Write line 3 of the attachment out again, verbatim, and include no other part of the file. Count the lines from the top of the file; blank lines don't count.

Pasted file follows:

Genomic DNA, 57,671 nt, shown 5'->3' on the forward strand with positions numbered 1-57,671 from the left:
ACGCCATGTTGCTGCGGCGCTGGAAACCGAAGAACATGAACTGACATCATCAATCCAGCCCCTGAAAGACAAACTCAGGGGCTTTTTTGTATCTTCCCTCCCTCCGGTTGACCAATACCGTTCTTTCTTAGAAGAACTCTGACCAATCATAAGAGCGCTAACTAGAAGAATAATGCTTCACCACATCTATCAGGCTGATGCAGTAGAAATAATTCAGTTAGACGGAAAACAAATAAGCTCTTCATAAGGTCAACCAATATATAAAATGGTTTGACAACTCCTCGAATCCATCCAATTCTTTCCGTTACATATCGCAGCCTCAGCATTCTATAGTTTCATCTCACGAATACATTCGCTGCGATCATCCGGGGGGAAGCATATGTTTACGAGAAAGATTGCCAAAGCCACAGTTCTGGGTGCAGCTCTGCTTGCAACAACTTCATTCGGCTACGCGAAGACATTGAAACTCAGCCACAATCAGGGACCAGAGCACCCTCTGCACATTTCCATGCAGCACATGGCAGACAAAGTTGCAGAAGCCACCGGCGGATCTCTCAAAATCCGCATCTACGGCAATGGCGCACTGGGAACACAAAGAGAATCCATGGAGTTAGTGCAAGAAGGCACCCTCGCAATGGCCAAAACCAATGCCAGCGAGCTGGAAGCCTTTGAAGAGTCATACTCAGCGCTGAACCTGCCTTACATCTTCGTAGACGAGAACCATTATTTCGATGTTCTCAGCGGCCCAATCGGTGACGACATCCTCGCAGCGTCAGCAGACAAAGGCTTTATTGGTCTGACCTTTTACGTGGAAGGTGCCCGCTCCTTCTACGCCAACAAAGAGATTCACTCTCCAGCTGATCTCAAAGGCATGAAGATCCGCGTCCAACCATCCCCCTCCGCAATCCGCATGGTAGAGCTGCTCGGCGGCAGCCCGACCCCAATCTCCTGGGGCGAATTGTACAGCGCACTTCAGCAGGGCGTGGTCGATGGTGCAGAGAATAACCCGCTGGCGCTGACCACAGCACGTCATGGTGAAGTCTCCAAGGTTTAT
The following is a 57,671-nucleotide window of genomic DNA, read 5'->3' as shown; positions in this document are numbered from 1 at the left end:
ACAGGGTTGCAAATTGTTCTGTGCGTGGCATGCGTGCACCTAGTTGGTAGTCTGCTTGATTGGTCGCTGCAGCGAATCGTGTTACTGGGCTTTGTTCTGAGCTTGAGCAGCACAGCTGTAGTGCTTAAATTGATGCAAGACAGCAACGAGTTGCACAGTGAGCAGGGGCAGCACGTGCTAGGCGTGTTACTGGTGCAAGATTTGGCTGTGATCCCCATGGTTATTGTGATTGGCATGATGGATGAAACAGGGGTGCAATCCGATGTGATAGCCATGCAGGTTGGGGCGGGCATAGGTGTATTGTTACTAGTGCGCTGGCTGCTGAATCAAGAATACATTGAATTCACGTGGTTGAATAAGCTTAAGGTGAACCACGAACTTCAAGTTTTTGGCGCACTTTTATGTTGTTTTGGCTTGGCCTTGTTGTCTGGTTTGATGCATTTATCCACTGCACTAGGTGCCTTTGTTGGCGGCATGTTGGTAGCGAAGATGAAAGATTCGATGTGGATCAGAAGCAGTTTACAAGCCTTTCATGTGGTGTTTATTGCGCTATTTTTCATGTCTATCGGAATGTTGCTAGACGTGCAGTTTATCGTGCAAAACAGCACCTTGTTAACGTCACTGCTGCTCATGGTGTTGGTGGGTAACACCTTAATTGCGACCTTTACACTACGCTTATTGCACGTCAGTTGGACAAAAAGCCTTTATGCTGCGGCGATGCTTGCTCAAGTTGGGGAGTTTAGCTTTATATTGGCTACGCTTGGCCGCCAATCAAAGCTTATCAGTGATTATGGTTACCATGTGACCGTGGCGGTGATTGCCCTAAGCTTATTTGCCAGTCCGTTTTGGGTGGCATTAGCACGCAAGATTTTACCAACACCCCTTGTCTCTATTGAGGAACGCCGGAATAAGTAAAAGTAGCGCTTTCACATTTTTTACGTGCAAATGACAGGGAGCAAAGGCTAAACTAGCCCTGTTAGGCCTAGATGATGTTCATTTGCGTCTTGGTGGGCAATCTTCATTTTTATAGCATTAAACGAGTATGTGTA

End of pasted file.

The following is a 57,671-nucleotide window of genomic DNA, read 5'->3' as shown; positions in this document are numbered from 1 at the left end: